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PLA bioplastic – does it really pose a risk to food security?

GREEN HOME’s low-carbon, compostable CPLA Cutlery, clear Bowls and Cold Cups are made from PLA (polylactic acid) bioplastic. And PLA is made from corn starch.

Bioplastic PLA cup and spoon

Because corn is often a food crop, some people have claimed that this could affect food security. We will explain why this not the case. Compostable bioplastics definitely don’t threaten food security, and might even help to stabilise markets that affect food prices.

In this article we’ll show you how little land is used to grow corn for bioplastics. And we’ll outline how the same crop of corn can be used for both industrial and food purposes, not either or. We’ll also take a look at some of the real threats to food security.

The Many Uses of Corn

Humans have always used plants for both food and non-food purposes. For building materials, clothing, paper and books, fuel, furniture, rubber among many other functions. And corn is a particularly widely used plant.

Corn growing in the field

Corn is used for multiple purposes beside mielies, pap, corn flakes and tortilla chips.

Cosmetics, baby powder, medicines, vitamins, adhesives, textiles, soaps, shoe polish and building materials are just a few of the products corn is in. It is also used very widely as animal feed and turned into ethanol which is used in fuel.

How Much Land is Used for Bioplastics?

Take a look at the pie chart for land use below.

While huge amounts of agricultural lands were used for livestock, only 0.013% were used for bioplastics last year, less than can actually be visible on the pie chart. And of this, even less was used for PLA (most will be other types of bioplastics). And in 5 years bioplastics are estimated to grow to 0.058%. Still less than 0.06%.

Land use estimation for bioplastics pie chart

The large orange section shows land use for pasture for the meat and dairy industry. This is clearly the largest area by far (and is far too big according to scientists).

The green section shows land use for human food as well as animal feed. 

The light green section is material use – for example paper and cotton – which takes up 2%, and includes the less than 0.02% of land used for bioplastics.

Corn Crops can be used for Food & Bioplastic Simultaneously

The type of corn used for PLA is often called industrial grade corn or field corn. (This is different to the type of corn we like to eat on the cob: sweet corn – aka mielies.)

Industrial / field corn comes in two varieties: yellow and white. The yellow kind is grown primarily for animal feed and industrial purposes – including PLA. The white is primarily used for various foods and food-grade starch and papers.

(We actually grow a lot of white corn food crops here in South Africa, as well as some sweet corn. And we export surplus to our neighbouring countries. South Africans do love pap and mielies!)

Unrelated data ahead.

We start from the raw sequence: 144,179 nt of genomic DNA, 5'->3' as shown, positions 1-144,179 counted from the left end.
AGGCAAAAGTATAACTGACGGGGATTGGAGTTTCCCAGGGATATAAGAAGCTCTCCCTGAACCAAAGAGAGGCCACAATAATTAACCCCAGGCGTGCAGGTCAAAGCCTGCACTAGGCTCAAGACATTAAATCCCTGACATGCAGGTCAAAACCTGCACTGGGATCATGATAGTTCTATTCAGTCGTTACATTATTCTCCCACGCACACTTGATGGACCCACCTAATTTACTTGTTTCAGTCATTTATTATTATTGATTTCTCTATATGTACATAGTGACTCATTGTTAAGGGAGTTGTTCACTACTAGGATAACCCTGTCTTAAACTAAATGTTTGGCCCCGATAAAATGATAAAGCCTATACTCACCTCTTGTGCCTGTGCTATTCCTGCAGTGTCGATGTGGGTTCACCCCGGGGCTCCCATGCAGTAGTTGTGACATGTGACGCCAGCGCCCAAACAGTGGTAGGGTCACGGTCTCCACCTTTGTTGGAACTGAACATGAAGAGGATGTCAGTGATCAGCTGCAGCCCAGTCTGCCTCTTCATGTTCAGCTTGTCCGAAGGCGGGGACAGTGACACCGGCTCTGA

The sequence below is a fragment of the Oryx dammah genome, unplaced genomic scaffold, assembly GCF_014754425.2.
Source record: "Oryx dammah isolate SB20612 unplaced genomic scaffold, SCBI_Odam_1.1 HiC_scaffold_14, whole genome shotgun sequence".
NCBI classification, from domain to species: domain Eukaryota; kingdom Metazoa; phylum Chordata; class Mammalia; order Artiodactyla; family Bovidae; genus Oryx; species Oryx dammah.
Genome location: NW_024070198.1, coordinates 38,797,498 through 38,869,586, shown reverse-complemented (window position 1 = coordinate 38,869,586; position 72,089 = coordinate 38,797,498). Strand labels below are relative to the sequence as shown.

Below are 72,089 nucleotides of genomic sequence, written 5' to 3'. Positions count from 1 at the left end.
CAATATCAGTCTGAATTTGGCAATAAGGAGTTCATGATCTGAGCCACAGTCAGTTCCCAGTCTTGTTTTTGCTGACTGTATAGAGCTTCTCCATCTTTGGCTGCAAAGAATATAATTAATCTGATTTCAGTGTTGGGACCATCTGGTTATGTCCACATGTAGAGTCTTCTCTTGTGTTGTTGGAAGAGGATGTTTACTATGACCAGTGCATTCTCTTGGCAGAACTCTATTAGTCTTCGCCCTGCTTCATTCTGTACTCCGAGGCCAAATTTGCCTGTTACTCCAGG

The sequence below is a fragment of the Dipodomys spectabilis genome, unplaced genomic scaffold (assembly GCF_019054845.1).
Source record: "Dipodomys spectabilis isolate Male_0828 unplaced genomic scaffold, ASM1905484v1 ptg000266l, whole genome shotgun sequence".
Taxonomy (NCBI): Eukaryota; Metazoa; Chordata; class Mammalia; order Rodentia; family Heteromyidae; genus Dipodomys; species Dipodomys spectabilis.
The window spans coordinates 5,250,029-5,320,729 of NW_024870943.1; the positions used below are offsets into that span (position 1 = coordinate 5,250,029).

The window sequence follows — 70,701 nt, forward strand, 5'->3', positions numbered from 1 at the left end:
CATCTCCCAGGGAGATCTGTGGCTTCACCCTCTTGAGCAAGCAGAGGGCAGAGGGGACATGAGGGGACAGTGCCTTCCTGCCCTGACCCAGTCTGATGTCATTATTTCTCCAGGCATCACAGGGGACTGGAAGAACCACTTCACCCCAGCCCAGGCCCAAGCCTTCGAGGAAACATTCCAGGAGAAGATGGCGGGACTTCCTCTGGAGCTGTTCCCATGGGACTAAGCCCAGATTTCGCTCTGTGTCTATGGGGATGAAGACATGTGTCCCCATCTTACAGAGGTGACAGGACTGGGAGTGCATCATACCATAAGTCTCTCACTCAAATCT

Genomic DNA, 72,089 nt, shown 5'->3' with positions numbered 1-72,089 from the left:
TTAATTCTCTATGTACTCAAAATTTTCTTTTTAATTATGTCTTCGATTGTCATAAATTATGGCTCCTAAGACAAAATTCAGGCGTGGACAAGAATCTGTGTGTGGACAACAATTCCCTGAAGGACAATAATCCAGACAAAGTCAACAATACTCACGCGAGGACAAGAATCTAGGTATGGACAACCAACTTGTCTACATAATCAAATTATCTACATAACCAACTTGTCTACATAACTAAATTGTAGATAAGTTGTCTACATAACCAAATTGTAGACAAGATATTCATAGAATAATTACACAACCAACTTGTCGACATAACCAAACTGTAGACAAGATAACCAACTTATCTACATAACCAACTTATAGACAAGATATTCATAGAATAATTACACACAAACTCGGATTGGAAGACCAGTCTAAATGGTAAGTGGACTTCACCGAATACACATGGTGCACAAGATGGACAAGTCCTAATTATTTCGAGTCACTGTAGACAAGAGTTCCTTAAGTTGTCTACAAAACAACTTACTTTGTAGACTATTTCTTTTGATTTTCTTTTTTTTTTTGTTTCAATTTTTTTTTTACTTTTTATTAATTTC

Now, it’s important to understand that an industrial grade corn crop can fulfil a variety of purposes at the same time. All the parts of a crop are processed in a bio-refinery to produce feedstocks to meet different needs. The starch can be used for PLA, while the plant-based proteins can be used for livestock feed.

Using the starch for PLA leaves the corn oil, gluten feed and gluten meal markets unaffected.

Corn products you can get from 1 bushel of corn
Source <a href=httpswwwnatureworksllccomWhat is IngeoWhere Ingeo Comes FromFood and Bioplastics target= blank rel=noreferrer noopener>Natureworks<a>

Some research suggests that the industrial and material use of biomass (from corn and other crops like sugarcane and cassava) could even help stabilise food prices, by providing farmers with more secure markets and thus leading to more sustainable production. This represents a benefit to food security.

The Real Threats to Food Security

Globally, one of the biggest challenges to food security is climate change. And the biggest driver of climate change is fossil fuels. Since conventional plastics are made from fossil fuels, switching over to bioplastics is a way to reduce fossil fuel consumption. Bioplastics also tend to have a much lower carbon footprint, further reducing their impact.

Also, composting our food packaging along with our food waste can further reduce greenhouse gas emissions. And the resulting compost can help soils absorb carbon, and make them more drought and flood resistant. This helps to offset climate change impacts.

Poverty and access to food is another major food security issue. Globally, we waste 30% of the food we produce. It’s not that we’re not producing enough. We have access and distribution issues, largely linked to inequality, poverty and fluctuations in global markets.

Political unrest, like the 2021 riots in KwaZulu-Natal for example, can also affect people’s ability to access affordable food.

Unsustainable farming practices and food choices also pose a major threat to food security.

As we can see, food security is a complex issue. And one that we take very seriously. We would not promote corn starch bioplastic without being convinced it is a more sustainable solution, a switch to a greener product that’s better for the environment and those who live in it.

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